The dollar rises to a month high; risky currencies fall when equities falter

The dollar rose to its highest level in a month against its basket on Tuesday and risky currencies fell back, as underlying concerns about rising bond yields drove investors back to safe havens.

Rising returns have frightened markets in recent weeks, with participants worried that an economic recovery from the effects of COVID-19, combined with fiscal stimulus, could cause a halt in inflation from pent-up consumer demand when the shutdowns end.

Risky currencies, including the Australian and New Zealand dollars, recovered some losses recently on Monday, as returns fell and stock markets rose. But they resumed their decline on Tuesday.

The dollar rose to its highest in a month compared to a basket of currencies, up 0.3% on the day at 91,326 at 0808 GMT, in its fourth straight earnings session.

The Swiss franc was the lowest since November 2020 against the dollar. Swiss dollar has risen since the beginning of January and reached about 3.8% so far in 2021.

“With low returns carrying the most burdens of all equities at present, even though risky assets are moving back to a positive area later today, the USD can still prove its resilience,” ING strategists wrote in a note to clients.

China’s banking and insurance authorities cautioned against the risk of bubbles bursting in foreign markets, saying that Beijing is studying measures to manage capital inflows to prevent turbulence in the domestic market.

The New Zealand dollar fell by about 0.6% to 0.7222 against the US dollar.

The Australian dollar fell 0.3% to 0.7747 against the US dollar, after the Reserve Bank of Australia pledged to keep interest rates historic.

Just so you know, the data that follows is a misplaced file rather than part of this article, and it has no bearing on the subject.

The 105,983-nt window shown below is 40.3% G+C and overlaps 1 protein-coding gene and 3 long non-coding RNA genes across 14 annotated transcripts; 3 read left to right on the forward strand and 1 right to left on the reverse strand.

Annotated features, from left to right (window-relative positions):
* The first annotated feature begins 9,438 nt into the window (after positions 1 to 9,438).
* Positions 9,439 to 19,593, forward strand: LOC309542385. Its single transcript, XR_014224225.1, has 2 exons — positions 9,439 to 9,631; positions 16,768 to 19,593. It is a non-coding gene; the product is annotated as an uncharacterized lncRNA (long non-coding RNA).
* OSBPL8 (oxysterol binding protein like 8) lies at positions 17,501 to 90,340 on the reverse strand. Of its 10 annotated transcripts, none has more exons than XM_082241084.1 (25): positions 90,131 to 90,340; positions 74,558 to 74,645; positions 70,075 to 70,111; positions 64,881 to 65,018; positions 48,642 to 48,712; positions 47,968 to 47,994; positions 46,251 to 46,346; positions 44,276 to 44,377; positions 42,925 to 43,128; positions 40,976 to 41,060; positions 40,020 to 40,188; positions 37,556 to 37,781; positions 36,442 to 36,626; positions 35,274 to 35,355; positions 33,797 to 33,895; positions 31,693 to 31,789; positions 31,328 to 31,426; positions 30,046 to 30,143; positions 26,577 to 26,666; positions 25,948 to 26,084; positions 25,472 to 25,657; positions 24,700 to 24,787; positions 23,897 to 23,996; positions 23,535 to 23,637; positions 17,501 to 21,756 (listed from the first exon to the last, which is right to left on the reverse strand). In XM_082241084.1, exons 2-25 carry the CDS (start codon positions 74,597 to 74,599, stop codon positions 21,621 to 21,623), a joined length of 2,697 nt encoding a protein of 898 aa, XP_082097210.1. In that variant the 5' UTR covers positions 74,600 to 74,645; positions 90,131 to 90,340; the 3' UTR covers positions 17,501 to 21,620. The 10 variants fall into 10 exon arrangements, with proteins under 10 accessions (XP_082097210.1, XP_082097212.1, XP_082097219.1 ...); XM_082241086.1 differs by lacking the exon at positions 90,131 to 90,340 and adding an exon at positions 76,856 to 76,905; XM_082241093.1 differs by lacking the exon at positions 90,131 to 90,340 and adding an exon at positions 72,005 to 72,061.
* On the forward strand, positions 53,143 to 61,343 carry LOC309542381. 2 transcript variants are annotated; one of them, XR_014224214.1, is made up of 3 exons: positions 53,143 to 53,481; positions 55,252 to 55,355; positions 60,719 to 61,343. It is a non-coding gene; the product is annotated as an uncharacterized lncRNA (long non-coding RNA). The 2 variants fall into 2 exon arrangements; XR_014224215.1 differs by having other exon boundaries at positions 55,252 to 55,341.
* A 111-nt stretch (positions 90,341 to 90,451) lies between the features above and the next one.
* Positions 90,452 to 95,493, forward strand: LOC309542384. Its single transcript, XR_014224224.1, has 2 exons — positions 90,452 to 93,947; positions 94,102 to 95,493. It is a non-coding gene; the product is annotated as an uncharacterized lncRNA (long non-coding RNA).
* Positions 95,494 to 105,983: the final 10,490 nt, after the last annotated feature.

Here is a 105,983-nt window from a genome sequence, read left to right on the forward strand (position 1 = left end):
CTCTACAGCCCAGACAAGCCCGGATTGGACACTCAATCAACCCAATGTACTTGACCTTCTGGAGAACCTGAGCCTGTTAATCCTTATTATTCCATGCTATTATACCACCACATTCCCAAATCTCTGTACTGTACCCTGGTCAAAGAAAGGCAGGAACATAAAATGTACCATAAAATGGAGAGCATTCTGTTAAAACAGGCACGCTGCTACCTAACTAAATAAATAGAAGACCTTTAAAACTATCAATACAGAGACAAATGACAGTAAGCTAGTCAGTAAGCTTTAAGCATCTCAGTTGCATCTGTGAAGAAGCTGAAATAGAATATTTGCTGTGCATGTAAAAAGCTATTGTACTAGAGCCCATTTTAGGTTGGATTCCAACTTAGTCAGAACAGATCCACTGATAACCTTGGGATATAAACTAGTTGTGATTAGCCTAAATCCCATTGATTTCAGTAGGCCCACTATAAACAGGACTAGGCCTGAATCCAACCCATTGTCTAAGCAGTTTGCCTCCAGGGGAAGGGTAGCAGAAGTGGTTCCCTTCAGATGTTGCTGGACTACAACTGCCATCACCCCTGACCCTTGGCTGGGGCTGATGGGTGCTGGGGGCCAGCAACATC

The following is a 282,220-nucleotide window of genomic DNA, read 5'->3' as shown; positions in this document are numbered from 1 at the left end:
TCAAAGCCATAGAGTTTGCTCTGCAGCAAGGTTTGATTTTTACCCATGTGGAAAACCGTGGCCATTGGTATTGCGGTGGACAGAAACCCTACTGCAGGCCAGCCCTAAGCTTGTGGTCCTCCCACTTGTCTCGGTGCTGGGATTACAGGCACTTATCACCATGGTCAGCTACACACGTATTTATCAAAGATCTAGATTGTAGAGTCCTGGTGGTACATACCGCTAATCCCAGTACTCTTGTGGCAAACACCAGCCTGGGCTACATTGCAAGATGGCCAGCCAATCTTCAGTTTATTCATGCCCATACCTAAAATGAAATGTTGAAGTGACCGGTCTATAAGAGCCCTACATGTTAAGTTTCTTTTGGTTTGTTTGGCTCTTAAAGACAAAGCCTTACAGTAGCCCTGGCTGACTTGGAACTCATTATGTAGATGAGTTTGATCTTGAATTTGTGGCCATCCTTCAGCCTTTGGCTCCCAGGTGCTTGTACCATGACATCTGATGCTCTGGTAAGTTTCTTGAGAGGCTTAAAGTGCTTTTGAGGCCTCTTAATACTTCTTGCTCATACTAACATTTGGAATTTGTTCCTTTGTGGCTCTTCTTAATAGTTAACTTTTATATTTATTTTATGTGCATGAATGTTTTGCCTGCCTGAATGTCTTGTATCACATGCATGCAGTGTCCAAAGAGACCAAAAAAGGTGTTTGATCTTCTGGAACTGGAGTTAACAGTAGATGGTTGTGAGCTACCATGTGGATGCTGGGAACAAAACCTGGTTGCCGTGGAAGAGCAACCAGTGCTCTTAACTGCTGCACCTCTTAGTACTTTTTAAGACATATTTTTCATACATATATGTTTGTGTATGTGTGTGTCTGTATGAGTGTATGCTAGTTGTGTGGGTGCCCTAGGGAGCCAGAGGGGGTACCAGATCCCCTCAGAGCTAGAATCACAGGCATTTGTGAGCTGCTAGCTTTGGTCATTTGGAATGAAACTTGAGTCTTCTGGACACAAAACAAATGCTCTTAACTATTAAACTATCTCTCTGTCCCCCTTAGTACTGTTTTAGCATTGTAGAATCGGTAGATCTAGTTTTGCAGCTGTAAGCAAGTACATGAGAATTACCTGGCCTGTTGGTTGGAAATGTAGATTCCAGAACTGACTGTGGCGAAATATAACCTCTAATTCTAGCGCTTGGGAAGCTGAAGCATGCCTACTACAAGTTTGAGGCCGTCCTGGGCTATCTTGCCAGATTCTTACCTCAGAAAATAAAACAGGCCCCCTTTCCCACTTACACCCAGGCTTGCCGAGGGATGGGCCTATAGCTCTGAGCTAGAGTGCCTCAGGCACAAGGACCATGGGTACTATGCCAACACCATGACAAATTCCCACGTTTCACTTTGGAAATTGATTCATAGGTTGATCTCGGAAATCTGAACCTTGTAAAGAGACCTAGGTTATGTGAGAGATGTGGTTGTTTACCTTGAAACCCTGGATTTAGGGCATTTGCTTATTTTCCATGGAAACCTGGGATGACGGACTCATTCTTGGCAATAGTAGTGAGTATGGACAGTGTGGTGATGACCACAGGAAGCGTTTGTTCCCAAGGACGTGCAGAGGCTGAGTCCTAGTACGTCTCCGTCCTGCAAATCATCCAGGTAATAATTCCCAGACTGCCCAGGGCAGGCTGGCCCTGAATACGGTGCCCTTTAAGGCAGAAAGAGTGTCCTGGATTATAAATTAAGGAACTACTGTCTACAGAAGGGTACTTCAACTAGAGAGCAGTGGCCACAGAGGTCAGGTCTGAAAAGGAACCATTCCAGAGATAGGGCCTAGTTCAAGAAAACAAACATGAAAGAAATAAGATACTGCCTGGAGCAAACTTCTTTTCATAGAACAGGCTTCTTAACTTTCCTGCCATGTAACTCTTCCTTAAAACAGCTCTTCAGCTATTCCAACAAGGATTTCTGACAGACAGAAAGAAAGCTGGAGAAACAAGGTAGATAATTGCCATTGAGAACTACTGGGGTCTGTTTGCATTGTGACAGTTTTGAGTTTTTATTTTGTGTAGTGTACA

“However, we continue to believe that the strengthening global recovery stimulated by continued loose monetary and fiscal policies will remain supportive of higher commodity prices and a stronger Australian dollar in the coming year,” wrote MUFG currency analyst Lee Hardman.

The euro fell after top officials at the European Central Bank sounded the alarm over rising bond yields.

Politician Francois Villeroy de Galhau said on Tuesday that some of the recent rises were unjustified and that the ECB must push back with the flexibility in its bond buying program.

Luis de Guindos, Vice-President of the ECB, said that the ECB had the flexibility to counteract all unwanted interest rate hikes.

Market participants said the ECB and the US Federal Reserve took different notes on rising bond yields, with the Fed appearing less concerned.

At 0842 GMT, the euro fell 0.3% to $ 1.20125 and had reached its lowest point in almost a month.

A quick estimate of inflation in the euro area for February is estimated at 1000 GMT.

Elsewhere, bitcoin was one touch lower, down 1% to around $ 49,000 at 0834 GMT, after recovering from some recent losses during the previous session.
Source: Reuters (Report by Elizabeth Howcroft; edited by John Stonestreet)